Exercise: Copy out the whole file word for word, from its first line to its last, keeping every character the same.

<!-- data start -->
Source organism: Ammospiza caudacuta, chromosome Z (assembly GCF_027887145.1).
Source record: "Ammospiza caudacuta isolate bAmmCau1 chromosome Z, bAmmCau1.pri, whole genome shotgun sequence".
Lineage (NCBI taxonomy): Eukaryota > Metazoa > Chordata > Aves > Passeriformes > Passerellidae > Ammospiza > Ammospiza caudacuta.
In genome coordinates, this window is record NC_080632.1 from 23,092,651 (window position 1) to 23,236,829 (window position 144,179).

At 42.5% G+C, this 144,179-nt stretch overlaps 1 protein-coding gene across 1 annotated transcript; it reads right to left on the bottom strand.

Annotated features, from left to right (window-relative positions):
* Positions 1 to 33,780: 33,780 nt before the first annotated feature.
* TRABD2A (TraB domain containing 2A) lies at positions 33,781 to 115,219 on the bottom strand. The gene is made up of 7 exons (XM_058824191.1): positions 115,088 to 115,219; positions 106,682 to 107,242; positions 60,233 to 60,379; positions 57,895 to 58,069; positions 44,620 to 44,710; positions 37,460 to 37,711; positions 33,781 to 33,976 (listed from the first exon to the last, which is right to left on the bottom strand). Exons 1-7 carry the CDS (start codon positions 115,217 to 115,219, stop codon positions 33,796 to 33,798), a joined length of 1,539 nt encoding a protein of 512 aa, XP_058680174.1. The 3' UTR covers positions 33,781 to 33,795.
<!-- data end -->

Source organism: Ammospiza caudacuta, chromosome Z (assembly GCF_027887145.1).
Source record: "Ammospiza caudacuta isolate bAmmCau1 chromosome Z, bAmmCau1.pri, whole genome shotgun sequence".
Lineage (NCBI taxonomy): Eukaryota > Metazoa > Chordata > Aves > Passeriformes > Passerellidae > Ammospiza > Ammospiza caudacuta.
In genome coordinates, this window is record NC_080632.1 from 23,092,651 (window position 1) to 23,236,829 (window position 144,179).

At 42.5% G+C, this 144,179-nt stretch overlaps 1 protein-coding gene across 1 annotated transcript; it reads right to left on the bottom strand.

Annotated features, from left to right (window-relative positions):
* Positions 1 to 33,780: 33,780 nt before the first annotated feature.
* TRABD2A (TraB domain containing 2A) lies at positions 33,781 to 115,219 on the bottom strand. The gene is made up of 7 exons (XM_058824191.1): positions 115,088 to 115,219; positions 106,682 to 107,242; positions 60,233 to 60,379; positions 57,895 to 58,069; positions 44,620 to 44,710; positions 37,460 to 37,711; positions 33,781 to 33,976 (listed from the first exon to the last, which is right to left on the bottom strand). Exons 1-7 carry the CDS (start codon positions 115,217 to 115,219, stop codon positions 33,796 to 33,798), a joined length of 1,539 nt encoding a protein of 512 aa, XP_058680174.1. The 3' UTR covers positions 33,781 to 33,795.